On May 13 I attended a meeting of the Board of Governors of Capilano University, which has had a very bad year.
Last spring the board agreed to cut several programs altogether. This caused considerable anger and bitterness, especially since the recommendations for the cuts had been made by a handful of administrators without consulting the university senate.
Recently, the B.C. Supreme Court ruled that the board's failure to consult with the senate was a breach of the University Act. This upset the board members, who may yet appeal the decision.
Adding to the angst was the disappearance of a satirical sculpture of Cap's president, Kris Bulcroft, which had been created and displayed on campus by George Rammell, an instructor in the now-dead studio arts program. Thanks to media coverage, the sculpture has now been seen across the country, and by far more people.
Board Chair Jane Shackell (who was my student back in 1979) stated at the meeting that she had personally ordered the removal of the sculpture because it was a form of harassment of a university employee, the president. Rather than follow the university's policy on harassment complaints (and Bulcroft had apparently not complained), Shackell seemed to see herself as a one-person HR committee concerned with the president alone.
At the end of the meeting another retired instructor made an angry protest about the board's actions. Like the judge in a Hollywood court drama, my former student tried to gavel him down.
I didn't feel angry at her; I felt pity. It was painfully clear that she and her board and administration are running on fumes.
The mounting crisis
I look at this incident not as a unique outrage, but as just another example of the intellectual and moral crisis gripping Canadian post-secondary education. The old scientific principle of mediocrity applies here: very few things are unique. If it's happening in North Vancouver, it's probably happening everywhere.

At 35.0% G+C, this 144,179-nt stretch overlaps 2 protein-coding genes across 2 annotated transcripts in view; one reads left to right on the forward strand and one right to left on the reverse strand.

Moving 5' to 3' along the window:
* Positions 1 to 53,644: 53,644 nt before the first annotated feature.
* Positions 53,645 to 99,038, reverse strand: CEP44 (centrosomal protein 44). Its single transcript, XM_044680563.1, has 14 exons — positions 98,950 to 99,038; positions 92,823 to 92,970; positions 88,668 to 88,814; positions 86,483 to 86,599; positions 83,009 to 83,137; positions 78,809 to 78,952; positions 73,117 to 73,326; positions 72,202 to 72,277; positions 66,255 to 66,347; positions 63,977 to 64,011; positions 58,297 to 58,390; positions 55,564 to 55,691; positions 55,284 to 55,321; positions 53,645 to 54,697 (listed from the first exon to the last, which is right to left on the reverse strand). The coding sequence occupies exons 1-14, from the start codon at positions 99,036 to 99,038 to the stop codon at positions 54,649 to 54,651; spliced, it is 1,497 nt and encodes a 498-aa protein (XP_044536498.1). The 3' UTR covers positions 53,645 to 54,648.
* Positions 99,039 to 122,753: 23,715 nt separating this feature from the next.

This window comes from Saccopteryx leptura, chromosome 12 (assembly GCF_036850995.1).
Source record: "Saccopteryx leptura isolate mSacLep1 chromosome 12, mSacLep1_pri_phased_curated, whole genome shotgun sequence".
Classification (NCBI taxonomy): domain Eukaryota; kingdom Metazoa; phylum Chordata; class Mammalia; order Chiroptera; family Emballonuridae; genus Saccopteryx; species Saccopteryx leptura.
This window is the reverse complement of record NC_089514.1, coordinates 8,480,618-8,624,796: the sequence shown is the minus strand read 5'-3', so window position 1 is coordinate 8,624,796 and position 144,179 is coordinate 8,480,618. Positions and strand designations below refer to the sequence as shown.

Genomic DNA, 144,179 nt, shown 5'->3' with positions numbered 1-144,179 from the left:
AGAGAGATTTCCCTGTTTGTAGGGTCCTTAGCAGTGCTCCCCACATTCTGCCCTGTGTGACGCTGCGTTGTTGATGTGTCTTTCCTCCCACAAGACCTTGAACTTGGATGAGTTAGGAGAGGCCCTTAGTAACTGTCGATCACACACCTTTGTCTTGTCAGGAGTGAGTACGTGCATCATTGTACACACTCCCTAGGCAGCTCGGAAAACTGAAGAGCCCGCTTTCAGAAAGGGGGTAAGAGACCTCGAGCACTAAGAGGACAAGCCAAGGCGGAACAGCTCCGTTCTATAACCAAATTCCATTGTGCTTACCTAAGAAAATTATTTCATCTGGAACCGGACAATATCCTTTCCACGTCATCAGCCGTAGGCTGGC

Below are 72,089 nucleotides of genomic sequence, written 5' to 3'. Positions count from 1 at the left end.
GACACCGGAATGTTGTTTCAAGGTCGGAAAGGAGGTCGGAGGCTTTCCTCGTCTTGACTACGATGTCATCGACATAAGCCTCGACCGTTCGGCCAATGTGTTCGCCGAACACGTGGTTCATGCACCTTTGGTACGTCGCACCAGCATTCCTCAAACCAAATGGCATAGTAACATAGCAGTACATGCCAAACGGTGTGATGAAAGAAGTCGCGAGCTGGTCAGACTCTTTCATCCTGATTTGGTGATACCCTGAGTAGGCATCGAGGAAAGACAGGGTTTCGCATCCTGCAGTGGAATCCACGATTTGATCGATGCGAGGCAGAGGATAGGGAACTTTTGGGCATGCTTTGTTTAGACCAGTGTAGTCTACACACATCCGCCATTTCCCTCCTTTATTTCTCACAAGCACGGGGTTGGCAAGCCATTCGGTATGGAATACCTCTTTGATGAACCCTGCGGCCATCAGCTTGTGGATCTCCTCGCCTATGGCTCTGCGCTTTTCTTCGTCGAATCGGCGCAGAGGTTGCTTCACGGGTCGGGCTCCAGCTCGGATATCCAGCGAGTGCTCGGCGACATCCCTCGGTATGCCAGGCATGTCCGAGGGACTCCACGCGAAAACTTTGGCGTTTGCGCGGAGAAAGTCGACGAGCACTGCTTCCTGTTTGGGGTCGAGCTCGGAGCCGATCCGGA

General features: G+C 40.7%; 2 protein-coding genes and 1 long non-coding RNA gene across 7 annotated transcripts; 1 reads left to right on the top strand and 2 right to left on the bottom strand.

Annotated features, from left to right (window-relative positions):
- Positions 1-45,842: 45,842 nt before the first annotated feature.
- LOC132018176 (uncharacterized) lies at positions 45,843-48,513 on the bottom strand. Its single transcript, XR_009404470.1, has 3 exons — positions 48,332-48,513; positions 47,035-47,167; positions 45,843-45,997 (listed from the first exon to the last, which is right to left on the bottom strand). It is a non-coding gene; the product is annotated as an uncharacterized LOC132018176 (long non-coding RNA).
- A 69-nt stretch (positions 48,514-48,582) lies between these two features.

And it certainly seems to be. On the strength of one short video clip, Tom Flanagan last year became an unperson to the University of Calgary, where he'd taught honourably for decades. He was already scheduled to retire, but the president issued a news release that made it look as if he was getting the bum's rush.
More recently, Dr. Robert Buckingham publicly criticized a restructuring plan at the University of Saskatchewan, where he was dean of the School of Public Health.
In a 30-second interview with the university provost, he was fired and escorted off campus.
A day later the university president admitted firing him had been a "blunder" and offered to reinstate him as a tenured professor, but not as a dean. It remains to be seen whether he'll accept.
The problem runs deeper than the occasional noisy prof or thin-skinned administrator. It's systemic, developed over decades. As the Canadian Centre for Policy Alternatives noted last November, the University of Manitoba faculty very nearly went on strike until the president's office agreed to a collective agreement ensuring professors' right to speak freely, even if it meant criticizing the university.
Universities 'open for business'
At about the same time, the Canadian Association of University Teachers published a report, Open for Business. CAUT warned about corporate and government deals with universities that would ditch basic research for more immediately convenient purposes.
"Unfortunately," the report said, "attempts by industry and government to direct scholarly inquiry and teaching have multiplied in the past two decades.... For industry, there is a diminished willingness to undertake fundamental research at its own expense and in its own labs -- preferring to tap the talent within the university at a fraction of the cost.
"For politicians, there is a desire to please industry, an often inadequate understanding of how knowledge is advanced, and a short time horizon (the next election). The result is a propensity to direct universities 'to get on with' producing the knowledge that benefits industry and therefore, ostensibly, the economy."